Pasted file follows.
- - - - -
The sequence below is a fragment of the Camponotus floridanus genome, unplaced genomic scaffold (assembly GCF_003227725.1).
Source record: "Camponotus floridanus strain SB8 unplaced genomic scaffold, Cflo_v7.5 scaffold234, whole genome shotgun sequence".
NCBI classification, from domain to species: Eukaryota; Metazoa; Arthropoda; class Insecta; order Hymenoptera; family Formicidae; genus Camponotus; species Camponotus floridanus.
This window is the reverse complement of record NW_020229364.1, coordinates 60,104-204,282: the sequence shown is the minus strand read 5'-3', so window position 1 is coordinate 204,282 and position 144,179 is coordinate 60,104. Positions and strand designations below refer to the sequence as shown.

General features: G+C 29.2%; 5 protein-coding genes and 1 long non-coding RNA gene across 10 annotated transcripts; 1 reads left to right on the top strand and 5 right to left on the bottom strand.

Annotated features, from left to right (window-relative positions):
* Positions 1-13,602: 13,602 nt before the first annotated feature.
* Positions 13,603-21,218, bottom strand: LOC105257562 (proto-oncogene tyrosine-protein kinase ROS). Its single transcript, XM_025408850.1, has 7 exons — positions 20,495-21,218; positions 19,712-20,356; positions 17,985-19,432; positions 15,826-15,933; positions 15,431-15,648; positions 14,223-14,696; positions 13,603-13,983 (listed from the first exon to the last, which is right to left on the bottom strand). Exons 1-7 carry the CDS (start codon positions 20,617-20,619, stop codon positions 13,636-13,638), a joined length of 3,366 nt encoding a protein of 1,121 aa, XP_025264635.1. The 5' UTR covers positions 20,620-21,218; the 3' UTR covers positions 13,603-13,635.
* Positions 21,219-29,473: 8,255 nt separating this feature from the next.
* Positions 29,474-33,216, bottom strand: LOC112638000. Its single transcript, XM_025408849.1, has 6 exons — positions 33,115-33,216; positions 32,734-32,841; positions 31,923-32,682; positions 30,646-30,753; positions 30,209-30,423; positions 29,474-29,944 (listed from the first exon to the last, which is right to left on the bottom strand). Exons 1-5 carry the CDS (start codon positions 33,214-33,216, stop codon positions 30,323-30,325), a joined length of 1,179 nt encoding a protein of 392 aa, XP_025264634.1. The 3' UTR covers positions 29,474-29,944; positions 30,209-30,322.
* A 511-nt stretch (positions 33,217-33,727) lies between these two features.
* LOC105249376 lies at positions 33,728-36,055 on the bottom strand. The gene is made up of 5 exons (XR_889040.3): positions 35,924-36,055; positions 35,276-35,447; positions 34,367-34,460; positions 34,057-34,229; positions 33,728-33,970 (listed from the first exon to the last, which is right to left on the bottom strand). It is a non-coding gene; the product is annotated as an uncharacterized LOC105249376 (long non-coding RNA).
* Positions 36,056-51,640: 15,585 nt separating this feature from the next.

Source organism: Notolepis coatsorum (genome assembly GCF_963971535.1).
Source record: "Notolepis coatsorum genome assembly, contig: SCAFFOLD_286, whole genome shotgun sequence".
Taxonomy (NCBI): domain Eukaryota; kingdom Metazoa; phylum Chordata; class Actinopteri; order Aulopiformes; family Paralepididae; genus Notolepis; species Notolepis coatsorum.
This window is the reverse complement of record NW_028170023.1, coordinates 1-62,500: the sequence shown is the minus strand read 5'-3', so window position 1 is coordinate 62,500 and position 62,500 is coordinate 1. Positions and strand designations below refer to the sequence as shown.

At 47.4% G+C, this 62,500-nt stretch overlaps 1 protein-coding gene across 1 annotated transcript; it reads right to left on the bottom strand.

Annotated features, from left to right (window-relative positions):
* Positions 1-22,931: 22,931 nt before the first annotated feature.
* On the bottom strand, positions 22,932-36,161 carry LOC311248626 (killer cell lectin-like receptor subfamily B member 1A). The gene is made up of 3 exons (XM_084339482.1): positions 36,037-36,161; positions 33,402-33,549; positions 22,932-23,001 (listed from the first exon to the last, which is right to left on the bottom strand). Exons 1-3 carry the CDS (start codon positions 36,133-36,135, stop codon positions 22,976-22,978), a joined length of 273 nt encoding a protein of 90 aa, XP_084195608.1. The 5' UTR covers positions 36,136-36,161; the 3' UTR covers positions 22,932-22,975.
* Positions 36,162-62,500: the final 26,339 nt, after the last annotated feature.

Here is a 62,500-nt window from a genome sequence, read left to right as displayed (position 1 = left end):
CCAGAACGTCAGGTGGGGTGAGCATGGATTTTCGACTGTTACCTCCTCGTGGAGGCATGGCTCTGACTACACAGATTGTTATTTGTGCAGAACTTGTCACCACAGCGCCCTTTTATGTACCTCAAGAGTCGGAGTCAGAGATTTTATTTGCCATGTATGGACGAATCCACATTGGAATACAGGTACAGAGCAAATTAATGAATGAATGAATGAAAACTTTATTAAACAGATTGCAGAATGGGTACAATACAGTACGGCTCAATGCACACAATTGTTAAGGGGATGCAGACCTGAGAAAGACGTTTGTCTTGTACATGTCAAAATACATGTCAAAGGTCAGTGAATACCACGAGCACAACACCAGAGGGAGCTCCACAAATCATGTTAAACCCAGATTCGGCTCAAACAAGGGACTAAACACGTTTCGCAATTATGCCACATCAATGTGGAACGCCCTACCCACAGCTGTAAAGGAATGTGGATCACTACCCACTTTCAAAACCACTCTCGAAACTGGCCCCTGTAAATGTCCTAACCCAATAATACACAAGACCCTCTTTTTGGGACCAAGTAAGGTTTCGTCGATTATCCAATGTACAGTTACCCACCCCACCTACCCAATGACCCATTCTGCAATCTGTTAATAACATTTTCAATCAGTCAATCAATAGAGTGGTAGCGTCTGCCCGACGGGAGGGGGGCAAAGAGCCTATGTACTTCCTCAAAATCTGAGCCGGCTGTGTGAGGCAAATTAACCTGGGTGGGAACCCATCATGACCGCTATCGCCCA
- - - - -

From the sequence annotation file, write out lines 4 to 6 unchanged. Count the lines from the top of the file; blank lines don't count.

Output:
This window is the reverse complement of record NW_020229364.1, coordinates 60,104-204,282: the sequence shown is the minus strand read 5'-3', so window position 1 is coordinate 204,282 and position 144,179 is coordinate 60,104. Positions and strand designations below refer to the sequence as shown.

General features: G+C 29.2%; 5 protein-coding genes and 1 long non-coding RNA gene across 10 annotated transcripts; 1 reads left to right on the top strand and 5 right to left on the bottom strand.

Annotated features, from left to right (window-relative positions):